U.S. Supreme Court to Pa.: Quit the clowning and draw fair congressional districts| Editorial

Supreme Court Justice Ginsburg Staying Put
FILE – In this June 1, 2017, file photo, the justices of the U.S. Supreme Court gather for an official group portrait to include new Associate Justice Neil Gorsuch, top row, far right at the Supreme Court Building in Washington. Seated, from left are, Associate Justice Ruth Bader Ginsburg, Associate Justice Anthony M. Kennedy, Chief Justice John Roberts, Associate Justice Clarence Thomas, and Associate Justice Stephen Breyer. Standing, from left are, Associate Justice Elena Kagan, Associate Justice Samuel Alito Jr., Associate Justice Sonia Sotomayor, and Associate Justice Neil Gorsuch. In different circumstances, Ginsburg might be on a valedictory tour in her final months on the Supreme Court. But in the era of Donald Trump, the 84-year-old Ginsburg is packing her schedule and sending signals she intends to keep her seat on the bench for years. (AP Photo/J. Scott Applewhite, File)

No more dawdling, excuses, or tricks. The U.S. Supreme Court says Pennsylvania has to continue on a track to redraw congressional district lines in time for the May 15 primaries.  If lawmakers fail, the state Supreme Court says it will draw the maps itself.

On Monday, the highest court in the land upheld a Jan. 22 state Supreme Court ruling ordering the legislature to hand in new maps by Friday to reduce the partisan gerrymandering that’s robbed Democrats,  giving them only five of the state’s 18 seats —  though voting is split almost evenly between the parties.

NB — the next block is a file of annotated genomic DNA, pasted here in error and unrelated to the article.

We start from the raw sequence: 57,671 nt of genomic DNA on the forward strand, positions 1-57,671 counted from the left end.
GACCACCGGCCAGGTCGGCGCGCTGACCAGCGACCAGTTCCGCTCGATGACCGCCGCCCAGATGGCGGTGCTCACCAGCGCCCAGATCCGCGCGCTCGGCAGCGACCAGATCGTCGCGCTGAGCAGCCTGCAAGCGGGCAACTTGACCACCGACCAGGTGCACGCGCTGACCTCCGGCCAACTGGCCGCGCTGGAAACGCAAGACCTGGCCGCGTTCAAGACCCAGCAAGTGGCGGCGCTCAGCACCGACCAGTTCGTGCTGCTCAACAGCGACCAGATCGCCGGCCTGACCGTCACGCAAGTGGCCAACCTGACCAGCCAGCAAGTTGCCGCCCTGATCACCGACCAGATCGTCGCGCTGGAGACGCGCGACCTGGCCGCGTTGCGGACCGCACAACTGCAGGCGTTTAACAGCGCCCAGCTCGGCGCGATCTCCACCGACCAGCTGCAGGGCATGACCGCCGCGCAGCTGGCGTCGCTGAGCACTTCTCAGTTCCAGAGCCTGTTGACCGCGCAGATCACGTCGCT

Before the Republican-controlled legislature drew maps in 2011, the party held seven seats to the Democrats’ 12. The state lost one seat due to a shrinking population,  leaving it with 18. When the GOP was done packing and stacking their voters into districts to ensure wins for their candidates, their seven seats swelled to 13 and the Democrats’ 12 shrunk to five.  Among their  tricks: Republicans spread Chester County through three House districts; Montgomery County through five and Berks County through four to find their voters and dilute the Democrats’ influence. They even drew a line through the city of Chester in Delaware County just to weaken that struggling community’s clout in Congress.

Although some partisan self-interest is expected in building House districts, it’s excessive in Pennsylvania. The state Supreme Court rightly called that out —   saying the map “clearly, plainly and palpably” violated the state Constitution. The U.S. Supreme Court, which has been addressing gerrymandering cases in other states, just as rightly let the state ruling stand.

Republicans have cried foul, saying that the state Supreme Court is controlled by Democrats who are setting them up to fail. A trumped-up Rep. Cris Dush (R., Jefferson) is even pushing for the impeachment of the court’s five Democrats. That’s just juvenile.

But Republicans do have a fair point in saying they can’t draw a new map without more detailed direction from the state court. They also deserve clarification of the court’s brief preliminary order. The court asked for voter data from every election district in the state. Republicans say if the court is asking for 2018 data,  it doesn’t exist. The 2011 data does exist and is probably the most practical to use, though a lot has changed in seven years.

No one, however, should lose sight of the fact that it is fundamentally outrageous that it takes state and federal court rulings to get Pennsylvania’s legislature to be fair with voters. This is the closest voters have come to hearing anyone in authority saying it is time to draw fair congressional districts.

The only solution that works for voters also is in the legislature’s hands. Regrettably, Republicans are sitting on bills creating an independent commission to draw congressional districts based on principles like keeping communities together so they can choose someone who they believe understands their needs.

Voters should call their legislators and not only tell them they want a fairer way to draw the lines, but remind them that the whole House of Representatives and half the Senate are up for election this year.